Gearing up for the daily grind can be a dog’s life. If you’re not careful it can really get you down on your job. It’ll make your whole week feel like Monday morning before you have that first cup of glorious, mind-clearing java. One way to keep your spirits up is to take some life and career lessons from your K-9 pal.
- Stretch yourself daily: Lao Tzu said, "ambition has one heel nailed in well, though she stretch her fingers to touch the heavens." You don’t have to be a yoga teacher to understand what “downward facing dog” means. All dogs stretch themselves, and you’d be the better for it as well. Don’t stick to the usual hum-drum activities you know you can do. Expand your horizons and capacities. It’ll not only make you more valuable in the long haul, it just might help you further enjoy the task at hand.
- Go find the food you love: Most dogs find their way into the kitchen when beef, bacon, or some other delectable treat is being made. Do you know what fulfills you in your job? Don’t be ashamed to delight yourself in those things that remind you why you took the job in the first place. If it’s the people you enjoy, don’t feel guilty when you take some time out of the workday to say hi. Maybe it was the pay upgrade that brought you here — remind yourself what you used to make, and pull out your new pay stub, thinking of the things you can now do with that extra cash.
- Let people know when you’re happy-and unhappy: You always know if a dog is pleased or angry. Be the kind of professional that’s confident enough to politely communicate your thoughts and feelings. When something makes you happy, articulate it. This will make people want to do it again. If a line or boundary has been crossed, feel free to bare your teeth and growl at your co-worker- I doubt they’ll do it again.
- Be loyal: As Mark Twain put it, “If you pick up a starving dog and make him prosperous, he will not bite you. This is the principal difference between a dog and a man.” You don’t have to be everyone’s friend, but at least be loyal. Some people you’re willing to tolerate during the workday, while others you’d be willing to go the extra mile for. The difference? Loyalty. If you’re loyal to someone chances are that they’ll be compelled to return the favor. What goes around comes around. On that note…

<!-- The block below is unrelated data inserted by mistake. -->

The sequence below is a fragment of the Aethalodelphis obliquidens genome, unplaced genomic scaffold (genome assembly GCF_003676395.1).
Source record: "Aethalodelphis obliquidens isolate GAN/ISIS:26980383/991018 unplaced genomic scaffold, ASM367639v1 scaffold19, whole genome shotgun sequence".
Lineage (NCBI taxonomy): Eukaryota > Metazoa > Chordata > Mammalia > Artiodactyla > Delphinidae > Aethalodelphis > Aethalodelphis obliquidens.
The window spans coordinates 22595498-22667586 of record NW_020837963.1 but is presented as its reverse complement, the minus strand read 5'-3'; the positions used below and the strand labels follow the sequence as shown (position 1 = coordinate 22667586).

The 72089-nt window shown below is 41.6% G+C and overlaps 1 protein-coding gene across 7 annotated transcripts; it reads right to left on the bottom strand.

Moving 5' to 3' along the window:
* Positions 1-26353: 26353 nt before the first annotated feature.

- Don’t crap where you sleep: If you must talk about people from work, don’t do it with co-workers. Your co-worker will eventually find out, and you’ll look like a 7 grade gossip girl. Be loyal, and even to the people you don’t see eye to eye with, at least show some class by working out your differences face to face. You might even win them over with your candor.
- Chase something: Are you chasing something other than your current job? Go get it! When you become too content with your current job or status, you’ll slowly become that stagnant, lethargic employee no one wants to be around. Dogs sniff around for squirrels to chase down, and while that usually ends with an anticlimactic barking up a tree, the simple thrill of the chase brings them joy. Are you actively looking for new challenges? Make goals that are bigger than you; aspirations that are higher than you can stretch to now. Just make sure it’s not your tail you’re chasing. The thrill of the chase may be worth it by itself, but it’s always nice to have a shiny reward waiting at the end of the hunt.
- Choose your best friends wisely: Dogs are the human’s best friend for a reason. They’re smart. Unlike most animals, they know how to get the best things in life — belly rubs, long naps, cars to chase, treats, a roof over the head, etc — they earn the best lifestyle an animal can ask for by befriending the most resourceful creatures on the planet; humans. Do you know who to associate with? Be willing to let others train and equip you. Having a mentor is a sign of intelligence and wisdom, not weakness. If someone has a skill or level of productivity that you want, then go spend time with them. They may not want to rub your belly in exchange for their expertise, but you’re sure to gain some valuable knowledge that can advance your career to the next level.
Andy Rooney once said “The average dog is a nicer person than the average person is”, and that may be the most important lesson we can glean from our furry friends. Play nice; be fair, loyal, honest, kind. That’s what dogs do, and it can help you get the most out of your workday and your career as a whole.
Call it karma, call it doing to others what you would have them do to you, or call it the law of reciprocity — regardless, the outcome is the same. We learned many of these lessons as toddlers playing in the sandbox — that is to say, it’s so simple a dog can do it. But the results are astronomical.